As it is now american companies are heavily supported by the state, intended to push all others out of the market (read: hegemony everywhere. MAGA). Just like they do in China with the upcoming COMAC airliner company.
Airbus is not a bad company at all, but imho US producers still have a technological advantage and better feel of things. Most of today's systems have been invented there, and while others are catching up, the US still has an edge.

After all especially in the aircraft industry, economic decisions are one side, but safety and backup systems are another (and more important than in other branches of technical production). Boeing and Airbus are competitors of course, and their fights, accusations and court meetings have cost them more than several of their aircraft.

Additionally, an aircraft producer designs and builds the body (cell) of the plane and designs the wings profiles, while most other systems like avionics, engines and (if at all) redundancy systems can be chosen freely by the purchaser, from other companies. And while the aircraft cell producers can give recommendations, there is no obligation for the purchaser to follow it. Economical concerns against technics and safety.

And don't get me started about the selling of information and whole wing profiles to China, by US companies.
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Old 02-14-2019, 06:19 AM   #5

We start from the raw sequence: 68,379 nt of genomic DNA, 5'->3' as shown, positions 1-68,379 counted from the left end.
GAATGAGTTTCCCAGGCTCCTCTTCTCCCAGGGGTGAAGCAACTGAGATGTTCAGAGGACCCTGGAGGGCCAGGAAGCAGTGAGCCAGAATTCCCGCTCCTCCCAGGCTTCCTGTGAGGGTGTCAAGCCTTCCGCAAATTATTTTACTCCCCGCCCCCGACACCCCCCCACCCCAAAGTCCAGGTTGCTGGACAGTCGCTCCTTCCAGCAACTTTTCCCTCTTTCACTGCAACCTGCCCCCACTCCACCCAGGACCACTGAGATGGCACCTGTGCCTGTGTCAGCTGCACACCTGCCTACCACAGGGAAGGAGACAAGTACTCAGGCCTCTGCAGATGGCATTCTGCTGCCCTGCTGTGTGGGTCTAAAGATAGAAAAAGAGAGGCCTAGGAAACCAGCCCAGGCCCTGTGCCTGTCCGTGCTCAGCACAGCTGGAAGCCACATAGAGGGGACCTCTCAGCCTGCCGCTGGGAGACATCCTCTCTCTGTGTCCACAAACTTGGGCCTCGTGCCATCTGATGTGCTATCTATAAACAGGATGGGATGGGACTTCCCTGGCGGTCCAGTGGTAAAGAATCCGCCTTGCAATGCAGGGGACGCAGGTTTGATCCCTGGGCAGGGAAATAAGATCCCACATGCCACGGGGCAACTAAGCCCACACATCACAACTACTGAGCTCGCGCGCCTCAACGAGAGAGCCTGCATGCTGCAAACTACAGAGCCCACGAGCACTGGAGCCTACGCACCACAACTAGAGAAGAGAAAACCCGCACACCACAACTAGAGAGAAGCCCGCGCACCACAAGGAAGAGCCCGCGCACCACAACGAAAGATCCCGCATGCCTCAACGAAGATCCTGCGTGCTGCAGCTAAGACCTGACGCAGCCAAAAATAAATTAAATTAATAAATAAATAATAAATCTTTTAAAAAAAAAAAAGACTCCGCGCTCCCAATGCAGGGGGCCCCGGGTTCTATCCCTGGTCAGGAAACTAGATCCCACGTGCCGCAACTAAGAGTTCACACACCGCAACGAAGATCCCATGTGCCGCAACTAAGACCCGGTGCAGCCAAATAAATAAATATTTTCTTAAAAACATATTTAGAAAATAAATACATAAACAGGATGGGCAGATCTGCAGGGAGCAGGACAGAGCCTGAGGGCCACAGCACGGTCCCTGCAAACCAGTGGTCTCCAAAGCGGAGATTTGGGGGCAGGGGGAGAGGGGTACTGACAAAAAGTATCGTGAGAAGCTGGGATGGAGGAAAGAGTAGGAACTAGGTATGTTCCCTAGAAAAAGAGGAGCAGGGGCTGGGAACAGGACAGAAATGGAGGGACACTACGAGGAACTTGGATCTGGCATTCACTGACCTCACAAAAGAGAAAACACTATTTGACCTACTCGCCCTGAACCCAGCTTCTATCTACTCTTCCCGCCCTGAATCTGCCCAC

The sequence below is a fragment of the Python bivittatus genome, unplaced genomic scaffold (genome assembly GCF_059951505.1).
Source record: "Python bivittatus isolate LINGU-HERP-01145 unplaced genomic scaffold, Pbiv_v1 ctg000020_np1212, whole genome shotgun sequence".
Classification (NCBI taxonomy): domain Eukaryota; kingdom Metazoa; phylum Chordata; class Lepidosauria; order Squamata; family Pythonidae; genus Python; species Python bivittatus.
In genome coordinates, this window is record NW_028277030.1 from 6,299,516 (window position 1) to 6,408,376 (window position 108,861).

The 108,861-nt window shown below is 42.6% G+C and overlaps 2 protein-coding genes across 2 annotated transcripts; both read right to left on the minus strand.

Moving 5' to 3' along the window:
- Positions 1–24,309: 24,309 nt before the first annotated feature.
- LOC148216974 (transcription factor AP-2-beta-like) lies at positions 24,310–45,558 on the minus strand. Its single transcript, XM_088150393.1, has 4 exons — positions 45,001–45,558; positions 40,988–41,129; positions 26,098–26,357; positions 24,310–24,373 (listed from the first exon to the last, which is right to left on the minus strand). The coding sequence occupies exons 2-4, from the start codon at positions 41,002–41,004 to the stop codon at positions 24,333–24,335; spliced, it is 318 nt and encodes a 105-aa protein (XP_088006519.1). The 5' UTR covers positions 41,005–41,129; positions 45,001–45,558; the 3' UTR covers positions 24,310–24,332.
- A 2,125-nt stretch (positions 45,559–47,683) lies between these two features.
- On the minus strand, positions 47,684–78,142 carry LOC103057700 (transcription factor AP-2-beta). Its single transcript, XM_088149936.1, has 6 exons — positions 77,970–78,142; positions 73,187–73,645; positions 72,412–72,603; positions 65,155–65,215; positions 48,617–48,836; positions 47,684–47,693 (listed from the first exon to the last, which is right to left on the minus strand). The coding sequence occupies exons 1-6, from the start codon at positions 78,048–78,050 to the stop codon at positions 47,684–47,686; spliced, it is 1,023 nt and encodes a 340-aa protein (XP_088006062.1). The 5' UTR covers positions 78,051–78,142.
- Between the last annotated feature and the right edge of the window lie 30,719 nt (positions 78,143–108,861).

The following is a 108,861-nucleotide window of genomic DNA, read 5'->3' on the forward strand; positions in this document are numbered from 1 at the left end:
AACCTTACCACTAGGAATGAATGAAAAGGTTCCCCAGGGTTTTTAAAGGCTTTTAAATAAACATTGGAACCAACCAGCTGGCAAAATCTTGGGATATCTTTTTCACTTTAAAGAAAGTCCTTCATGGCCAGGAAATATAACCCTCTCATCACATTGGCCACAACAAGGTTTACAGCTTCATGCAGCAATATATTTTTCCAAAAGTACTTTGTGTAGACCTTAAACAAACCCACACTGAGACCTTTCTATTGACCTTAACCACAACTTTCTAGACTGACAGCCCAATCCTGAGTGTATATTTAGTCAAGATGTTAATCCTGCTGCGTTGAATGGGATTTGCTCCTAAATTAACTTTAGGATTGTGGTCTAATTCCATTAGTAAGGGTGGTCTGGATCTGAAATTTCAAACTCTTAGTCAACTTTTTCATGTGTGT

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Base model of the 777 is the version 200 for around 440 passengers. It was build - in 1994, and last plane delivered was - 2007


the 200LR was meant to dleiver - bigger range (LR=Long Range). It has around 300 passenger seats.


Version 300 was builkd already before the A380 as well, and can seat a maximum of around 550 passengers. It gets build since 2004 until the present.


The version X exists as a plan so far, the design again focusses on extending - range.


The 777 is big yes. Becasue it is the successor to the 747 and is designed to serve over the very long ranges.



The competing design to the A380 before it was started in produciton, was not the 777, but the Dremaliner. As maller, luxurious and much more cost-efficient plane.



The A380 was designed with a maximum of - 850 passengers on mind. Most planes delivered sacrifice capacity for more space and luxury inside, however. Which reduces the econiomic formula. It got its type rating not before - 2007.